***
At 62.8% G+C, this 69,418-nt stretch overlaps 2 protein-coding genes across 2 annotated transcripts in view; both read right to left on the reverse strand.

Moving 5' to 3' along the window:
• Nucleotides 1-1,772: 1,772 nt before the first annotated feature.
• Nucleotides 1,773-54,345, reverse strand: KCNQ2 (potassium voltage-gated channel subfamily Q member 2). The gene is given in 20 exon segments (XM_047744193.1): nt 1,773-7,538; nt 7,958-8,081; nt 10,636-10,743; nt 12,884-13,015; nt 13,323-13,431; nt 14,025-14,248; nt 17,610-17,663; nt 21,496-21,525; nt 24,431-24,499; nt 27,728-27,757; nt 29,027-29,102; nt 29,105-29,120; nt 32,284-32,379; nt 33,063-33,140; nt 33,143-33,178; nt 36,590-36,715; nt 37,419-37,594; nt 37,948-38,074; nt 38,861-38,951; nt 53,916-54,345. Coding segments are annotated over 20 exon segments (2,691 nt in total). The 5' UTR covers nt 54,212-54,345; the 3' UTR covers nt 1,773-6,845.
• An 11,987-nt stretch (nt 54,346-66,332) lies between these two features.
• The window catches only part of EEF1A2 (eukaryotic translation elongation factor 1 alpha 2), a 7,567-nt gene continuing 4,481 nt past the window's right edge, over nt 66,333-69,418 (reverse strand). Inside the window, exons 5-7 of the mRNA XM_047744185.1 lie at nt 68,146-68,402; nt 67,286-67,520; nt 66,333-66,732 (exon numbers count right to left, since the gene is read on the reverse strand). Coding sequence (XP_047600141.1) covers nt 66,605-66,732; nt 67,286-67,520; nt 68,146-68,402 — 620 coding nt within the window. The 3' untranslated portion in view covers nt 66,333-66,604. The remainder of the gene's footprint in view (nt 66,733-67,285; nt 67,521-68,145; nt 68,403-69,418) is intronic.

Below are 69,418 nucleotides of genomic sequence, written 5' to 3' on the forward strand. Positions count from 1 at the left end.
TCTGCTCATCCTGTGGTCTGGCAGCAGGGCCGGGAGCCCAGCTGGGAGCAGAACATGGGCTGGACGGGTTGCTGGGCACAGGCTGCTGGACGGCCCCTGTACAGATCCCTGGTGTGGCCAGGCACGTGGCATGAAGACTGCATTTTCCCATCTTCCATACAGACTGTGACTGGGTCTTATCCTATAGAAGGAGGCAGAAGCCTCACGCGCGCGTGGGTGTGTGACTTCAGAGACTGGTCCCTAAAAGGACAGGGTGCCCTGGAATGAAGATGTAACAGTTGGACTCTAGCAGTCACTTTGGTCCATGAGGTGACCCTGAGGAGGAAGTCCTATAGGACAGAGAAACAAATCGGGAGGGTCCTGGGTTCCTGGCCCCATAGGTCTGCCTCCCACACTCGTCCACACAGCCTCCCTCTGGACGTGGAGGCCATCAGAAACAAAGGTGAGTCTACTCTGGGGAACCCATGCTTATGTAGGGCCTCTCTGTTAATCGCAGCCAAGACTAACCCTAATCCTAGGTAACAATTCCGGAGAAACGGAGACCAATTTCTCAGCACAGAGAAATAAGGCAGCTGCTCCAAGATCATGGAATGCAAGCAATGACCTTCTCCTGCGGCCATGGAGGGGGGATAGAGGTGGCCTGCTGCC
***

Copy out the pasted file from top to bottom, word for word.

At 62.8% G+C, this 69,418-nt stretch overlaps 2 protein-coding genes across 2 annotated transcripts in view; both read right to left on the reverse strand.

Moving 5' to 3' along the window:
• Nucleotides 1-1,772: 1,772 nt before the first annotated feature.
• Nucleotides 1,773-54,345, reverse strand: KCNQ2 (potassium voltage-gated channel subfamily Q member 2). The gene is given in 20 exon segments (XM_047744193.1): nt 1,773-7,538; nt 7,958-8,081; nt 10,636-10,743; nt 12,884-13,015; nt 13,323-13,431; nt 14,025-14,248; nt 17,610-17,663; nt 21,496-21,525; nt 24,431-24,499; nt 27,728-27,757; nt 29,027-29,102; nt 29,105-29,120; nt 32,284-32,379; nt 33,063-33,140; nt 33,143-33,178; nt 36,590-36,715; nt 37,419-37,594; nt 37,948-38,074; nt 38,861-38,951; nt 53,916-54,345. Coding segments are annotated over 20 exon segments (2,691 nt in total). The 5' UTR covers nt 54,212-54,345; the 3' UTR covers nt 1,773-6,845.
• An 11,987-nt stretch (nt 54,346-66,332) lies between these two features.
• The window catches only part of EEF1A2 (eukaryotic translation elongation factor 1 alpha 2), a 7,567-nt gene continuing 4,481 nt past the window's right edge, over nt 66,333-69,418 (reverse strand). Inside the window, exons 5-7 of the mRNA XM_047744185.1 lie at nt 68,146-68,402; nt 67,286-67,520; nt 66,333-66,732 (exon numbers count right to left, since the gene is read on the reverse strand). Coding sequence (XP_047600141.1) covers nt 66,605-66,732; nt 67,286-67,520; nt 68,146-68,402 — 620 coding nt within the window. The 3' untranslated portion in view covers nt 66,333-66,604. The remainder of the gene's footprint in view (nt 66,733-67,285; nt 67,521-68,145; nt 68,403-69,418) is intronic.

Below are 69,418 nucleotides of genomic sequence, written 5' to 3' on the forward strand. Positions count from 1 at the left end.
TCTGCTCATCCTGTGGTCTGGCAGCAGGGCCGGGAGCCCAGCTGGGAGCAGAACATGGGCTGGACGGGTTGCTGGGCACAGGCTGCTGGACGGCCCCTGTACAGATCCCTGGTGTGGCCAGGCACGTGGCATGAAGACTGCATTTTCCCATCTTCCATACAGACTGTGACTGGGTCTTATCCTATAGAAGGAGGCAGAAGCCTCACGCGCGCGTGGGTGTGTGACTTCAGAGACTGGTCCCTAAAAGGACAGGGTGCCCTGGAATGAAGATGTAACAGTTGGACTCTAGCAGTCACTTTGGTCCATGAGGTGACCCTGAGGAGGAAGTCCTATAGGACAGAGAAACAAATCGGGAGGGTCCTGGGTTCCTGGCCCCATAGGTCTGCCTCCCACACTCGTCCACACAGCCTCCCTCTGGACGTGGAGGCCATCAGAAACAAAGGTGAGTCTACTCTGGGGAACCCATGCTTATGTAGGGCCTCTCTGTTAATCGCAGCCAAGACTAACCCTAATCCTAGGTAACAATTCCGGAGAAACGGAGACCAATTTCTCAGCACAGAGAAATAAGGCAGCTGCTCCAAGATCATGGAATGCAAGCAATGACCTTCTCCTGCGGCCATGGAGGGGGGATAGAGGTGGCCTGCTGCC